Mike Jackson | 1 Nov 01:57 2007
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Re: Detecting Mac OS X Version

Seans points are taken. Right now all I know is that if you are  
building on 10.5 then you need all this special linker crap due to  
the new linker in 10.5. I think I like the idea of parsing the  
"sw_vers" output better. Just need to implement it.

-- 
Mike Jackson   Senior Research Engineer
Innovative Management & Technology Services

On Oct 31, 2007, at 7:41 PM, E. Wing wrote:

> I'm wondering the same about this topic. I think Sean might be right
> about checking for the SDK target version instead of OS X version,
> though I could come up with a contrived example where knowing the
> actual OS X version could be important, such as a CMake bug/issue you
> need to work around that only appears on 10.4.3 or something. So it
> would be good to have both.
>
> A warning about Darwin version checking...don't consider it a reliable
> indicator about which OS X version you are using. It is possible for a
> developer to upgrade Darwin independently from OS X. I remember seeing
> somebody do this before because they needed some feature that wasn't
> in the Apple shipping version. I think you should only check Darwin
> versions if you are actually dealing directly with Darwin.
>
> -Eric
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> CMake@...
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(Continue reading)

James Bigler | 1 Nov 05:25 2007
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Re: Include path for a single file

Daniel wrote:
> James Bigler wrote:
>> I know you can add include paths for a single directory with 
>> INCLUDE_DIRECTORIES, but is it possible to set this for a single file 
>> with SET_SOURCE_FILES_PROPERTIES or by some other means?
>>
>> Thanks,
>> James
> 
> You could try:
> 
> SET_SOURCE_FILES_PROPERTIES(source_file PROPERTIES
>     COMPILE_FLAGS -I/include/path)

I was hoping for something a bit more portable, unless CMake magically 
understands -I/include/path and translates it for different compilers.

James
Suhas Jain | 1 Nov 08:23 2007

Building linux kernel module with Cmake

Hi All,

 

I am a newbie with cmake and am trying to build a Linux device driver with this utility.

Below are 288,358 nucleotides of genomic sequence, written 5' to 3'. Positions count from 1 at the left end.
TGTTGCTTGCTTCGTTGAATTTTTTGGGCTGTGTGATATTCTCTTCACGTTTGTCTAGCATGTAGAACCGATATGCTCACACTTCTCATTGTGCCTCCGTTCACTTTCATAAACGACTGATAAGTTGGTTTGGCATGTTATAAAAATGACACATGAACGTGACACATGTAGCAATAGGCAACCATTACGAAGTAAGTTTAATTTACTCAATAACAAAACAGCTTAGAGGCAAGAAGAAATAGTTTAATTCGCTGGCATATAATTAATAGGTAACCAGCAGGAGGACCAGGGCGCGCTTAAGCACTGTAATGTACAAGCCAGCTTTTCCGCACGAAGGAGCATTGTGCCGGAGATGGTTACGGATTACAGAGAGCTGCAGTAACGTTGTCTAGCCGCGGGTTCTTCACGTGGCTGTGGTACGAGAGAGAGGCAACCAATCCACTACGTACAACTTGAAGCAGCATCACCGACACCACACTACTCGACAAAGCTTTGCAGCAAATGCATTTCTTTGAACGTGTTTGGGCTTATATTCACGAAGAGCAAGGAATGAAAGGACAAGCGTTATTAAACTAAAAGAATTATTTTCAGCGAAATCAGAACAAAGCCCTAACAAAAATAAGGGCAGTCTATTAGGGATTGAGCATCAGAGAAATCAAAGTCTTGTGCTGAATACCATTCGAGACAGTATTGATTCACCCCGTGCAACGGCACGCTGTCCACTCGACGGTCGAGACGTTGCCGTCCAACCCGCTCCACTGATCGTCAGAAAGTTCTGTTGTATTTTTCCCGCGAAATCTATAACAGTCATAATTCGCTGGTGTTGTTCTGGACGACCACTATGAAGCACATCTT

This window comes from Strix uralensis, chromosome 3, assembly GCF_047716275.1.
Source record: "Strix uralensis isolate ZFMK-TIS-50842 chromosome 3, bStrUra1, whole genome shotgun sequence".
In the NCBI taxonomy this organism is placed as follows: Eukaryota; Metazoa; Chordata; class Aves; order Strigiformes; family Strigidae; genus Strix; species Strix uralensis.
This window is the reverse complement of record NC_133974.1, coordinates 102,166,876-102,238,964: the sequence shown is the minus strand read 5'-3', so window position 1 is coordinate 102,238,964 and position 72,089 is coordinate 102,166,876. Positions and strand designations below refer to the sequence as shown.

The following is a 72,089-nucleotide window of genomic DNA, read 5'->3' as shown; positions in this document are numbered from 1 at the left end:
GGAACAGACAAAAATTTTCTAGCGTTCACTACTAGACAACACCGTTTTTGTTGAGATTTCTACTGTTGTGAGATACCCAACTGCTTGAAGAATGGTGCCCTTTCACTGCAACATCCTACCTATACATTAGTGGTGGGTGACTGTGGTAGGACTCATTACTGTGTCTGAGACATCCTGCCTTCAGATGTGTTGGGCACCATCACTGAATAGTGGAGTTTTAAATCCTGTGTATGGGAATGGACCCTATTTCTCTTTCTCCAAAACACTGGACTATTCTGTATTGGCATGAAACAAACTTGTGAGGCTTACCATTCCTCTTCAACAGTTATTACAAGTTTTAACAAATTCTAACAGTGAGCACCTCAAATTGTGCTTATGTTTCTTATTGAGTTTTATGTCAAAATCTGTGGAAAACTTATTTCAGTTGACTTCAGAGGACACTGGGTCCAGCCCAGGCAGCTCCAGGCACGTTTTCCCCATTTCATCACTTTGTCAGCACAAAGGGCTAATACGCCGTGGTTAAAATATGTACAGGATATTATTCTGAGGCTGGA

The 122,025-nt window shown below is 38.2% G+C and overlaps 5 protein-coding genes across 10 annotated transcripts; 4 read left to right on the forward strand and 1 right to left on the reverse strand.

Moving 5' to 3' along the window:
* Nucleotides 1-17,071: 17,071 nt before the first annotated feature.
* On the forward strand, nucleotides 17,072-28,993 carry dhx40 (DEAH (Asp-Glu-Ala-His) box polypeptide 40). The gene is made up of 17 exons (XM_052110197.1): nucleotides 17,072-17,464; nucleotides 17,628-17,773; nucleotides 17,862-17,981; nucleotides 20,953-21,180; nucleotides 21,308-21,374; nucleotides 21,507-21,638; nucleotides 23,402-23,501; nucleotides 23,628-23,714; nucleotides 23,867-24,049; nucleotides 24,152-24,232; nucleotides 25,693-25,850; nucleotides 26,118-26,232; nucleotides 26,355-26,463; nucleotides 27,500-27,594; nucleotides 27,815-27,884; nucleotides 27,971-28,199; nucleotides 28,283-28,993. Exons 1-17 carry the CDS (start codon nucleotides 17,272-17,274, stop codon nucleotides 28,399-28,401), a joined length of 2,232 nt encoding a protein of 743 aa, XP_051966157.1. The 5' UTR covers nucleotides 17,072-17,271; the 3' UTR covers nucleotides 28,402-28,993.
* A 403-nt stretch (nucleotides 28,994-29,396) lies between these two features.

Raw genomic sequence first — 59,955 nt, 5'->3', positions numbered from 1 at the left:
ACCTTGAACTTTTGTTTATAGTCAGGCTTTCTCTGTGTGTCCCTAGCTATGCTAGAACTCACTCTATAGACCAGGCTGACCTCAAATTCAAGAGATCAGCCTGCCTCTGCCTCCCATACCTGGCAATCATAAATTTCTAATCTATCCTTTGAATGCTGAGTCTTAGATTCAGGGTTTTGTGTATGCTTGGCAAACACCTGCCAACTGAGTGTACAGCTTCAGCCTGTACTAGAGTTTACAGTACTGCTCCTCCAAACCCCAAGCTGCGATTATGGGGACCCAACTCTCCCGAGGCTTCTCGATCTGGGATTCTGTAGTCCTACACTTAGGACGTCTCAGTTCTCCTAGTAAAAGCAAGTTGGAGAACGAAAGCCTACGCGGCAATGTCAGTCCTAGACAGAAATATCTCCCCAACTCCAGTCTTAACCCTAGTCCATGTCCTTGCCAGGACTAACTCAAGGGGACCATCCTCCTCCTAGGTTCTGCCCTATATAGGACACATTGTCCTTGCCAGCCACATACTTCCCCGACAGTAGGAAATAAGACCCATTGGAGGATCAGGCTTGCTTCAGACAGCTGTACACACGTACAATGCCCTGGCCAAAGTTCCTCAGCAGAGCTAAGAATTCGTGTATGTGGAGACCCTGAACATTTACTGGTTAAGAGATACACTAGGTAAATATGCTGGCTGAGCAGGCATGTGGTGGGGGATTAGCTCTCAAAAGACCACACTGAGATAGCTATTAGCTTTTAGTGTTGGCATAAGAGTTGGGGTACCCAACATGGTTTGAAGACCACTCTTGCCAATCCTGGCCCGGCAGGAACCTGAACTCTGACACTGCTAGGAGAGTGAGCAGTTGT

I have tried this utility with building applications. It works fine. But, I am not able to compile the kernel modules.

I have a makefile for this driver which uses KBuild for compiling the driver and generates a .ko file.

Can anybody please help me?

 

Thanks in advance

 

 

 

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Alexander Neundorf | 1 Nov 10:05 2007
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Re: disabling the cache

On Wednesday 31 October 2007, Jesper Eskilson wrote:
> Bill Hoffman wrote:
> > For this case, you could have something like this:
> >
> > # if SOME_PROGRAM has a value but the program has been moved
> > # or removed from the system, then clear the cache entry
> > # so that find_program will try again.
> > if(SOME_PROGRAM AND NOT EXISTS ${SOME_PROGRAM})
> >   set(SOME_PROGRAM NOTFOUND CACHE FORCE "some program")
> > endif(SOME_PROGRAM AND NOT EXISTS ${SOME_PROGRAM})
> > find_program(SOME_PROGRAM myprog)
> >
> > So, if you know that you are changing a cmakelist file in a way that
> > requires something to be removed from the cache, just remove it, but be
> > careful not to remove it all the time.
>
> Ouch. My cmake files are unreadable enough without an added 3 lines here
> and there checking if the cache entry needs to be replaced or not.

With cmake cvs you could run "cmake -USOME_PROGRAM <dir>" which would remove 
the variable SOME_PROGRAM from the cache first and then run cmake.
But I guess that's no acceptable solution for MSVC users.

> BTW: Are there any plans of fixing the broken regeneration for Visual
> Studio? Or at least documenting it as known problem? As it is now, the
> project files are regenerated but not reloaded, and there is no feedback
> that the new project files aren't used for the build.

I really think this should be filed as a bug report/support issue/whatever the 
right way is to MS, so that they at least know about that (no matter whether 
they will find it worthwhile to fix something which will help writing 
portable software).

Alex
Hendrik Sattler | 1 Nov 10:29 2007
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Re: Building linux kernel module with Cmake

Am Donnerstag 01 November 2007 schrieb Suhas Jain:
> I am a newbie with cmake and am trying to build a Linux device driver
> with this utility.
>
> I have tried this utility with building applications. It works fine.
> But, I am not able to compile the kernel modules.
>
> I have a makefile for this driver which uses KBuild for compiling the
> driver and generates a .ko file.
>
> Can anybody please help me?

I don't see the point using cmake for such a task. Using Kbuild with a _very_ 
short Makefile (that never changes) and one Kbuild file, it's already simple 
enough. There is also no cross-platform support needed (it's going to be a 
linux kernel module anyway).

HS